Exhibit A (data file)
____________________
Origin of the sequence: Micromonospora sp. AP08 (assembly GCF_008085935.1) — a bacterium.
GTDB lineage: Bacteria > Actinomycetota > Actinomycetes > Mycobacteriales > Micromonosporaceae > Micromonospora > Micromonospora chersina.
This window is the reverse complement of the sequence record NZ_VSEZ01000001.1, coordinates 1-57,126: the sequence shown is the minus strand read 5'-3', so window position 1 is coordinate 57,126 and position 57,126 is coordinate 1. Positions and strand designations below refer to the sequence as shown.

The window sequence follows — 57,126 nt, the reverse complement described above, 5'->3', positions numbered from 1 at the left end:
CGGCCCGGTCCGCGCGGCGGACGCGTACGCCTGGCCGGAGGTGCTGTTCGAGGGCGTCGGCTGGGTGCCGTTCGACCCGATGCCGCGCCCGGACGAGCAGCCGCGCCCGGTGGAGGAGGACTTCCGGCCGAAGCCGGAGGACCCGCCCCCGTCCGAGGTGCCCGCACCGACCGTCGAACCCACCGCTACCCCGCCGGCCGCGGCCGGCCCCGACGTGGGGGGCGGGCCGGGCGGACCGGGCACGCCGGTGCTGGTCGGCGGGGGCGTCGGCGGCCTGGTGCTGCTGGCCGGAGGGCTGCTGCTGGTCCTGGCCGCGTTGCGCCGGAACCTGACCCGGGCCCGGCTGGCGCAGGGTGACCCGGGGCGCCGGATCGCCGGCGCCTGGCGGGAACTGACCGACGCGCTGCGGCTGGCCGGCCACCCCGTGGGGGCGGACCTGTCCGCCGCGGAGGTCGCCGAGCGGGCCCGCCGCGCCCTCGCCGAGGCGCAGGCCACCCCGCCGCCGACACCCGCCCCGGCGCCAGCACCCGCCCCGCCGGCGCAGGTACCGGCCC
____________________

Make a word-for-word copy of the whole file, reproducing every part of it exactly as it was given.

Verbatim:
Origin of the sequence: Micromonospora sp. AP08 (assembly GCF_008085935.1) — a bacterium.
GTDB lineage: Bacteria > Actinomycetota > Actinomycetes > Mycobacteriales > Micromonosporaceae > Micromonospora > Micromonospora chersina.
This window is the reverse complement of the sequence record NZ_VSEZ01000001.1, coordinates 1-57,126: the sequence shown is the minus strand read 5'-3', so window position 1 is coordinate 57,126 and position 57,126 is coordinate 1. Positions and strand designations below refer to the sequence as shown.

The window sequence follows — 57,126 nt, the reverse complement described above, 5'->3', positions numbered from 1 at the left end:
CGGCCCGGTCCGCGCGGCGGACGCGTACGCCTGGCCGGAGGTGCTGTTCGAGGGCGTCGGCTGGGTGCCGTTCGACCCGATGCCGCGCCCGGACGAGCAGCCGCGCCCGGTGGAGGAGGACTTCCGGCCGAAGCCGGAGGACCCGCCCCCGTCCGAGGTGCCCGCACCGACCGTCGAACCCACCGCTACCCCGCCGGCCGCGGCCGGCCCCGACGTGGGGGGCGGGCCGGGCGGACCGGGCACGCCGGTGCTGGTCGGCGGGGGCGTCGGCGGCCTGGTGCTGCTGGCCGGAGGGCTGCTGCTGGTCCTGGCCGCGTTGCGCCGGAACCTGACCCGGGCCCGGCTGGCGCAGGGTGACCCGGGGCGCCGGATCGCCGGCGCCTGGCGGGAACTGACCGACGCGCTGCGGCTGGCCGGCCACCCCGTGGGGGCGGACCTGTCCGCCGCGGAGGTCGCCGAGCGGGCCCGCCGCGCCCTCGCCGAGGCGCAGGCCACCCCGCCGCCGACACCCGCCCCGGCGCCAGCACCCGCCCCGCCGGCGCAGGTACCGGCCC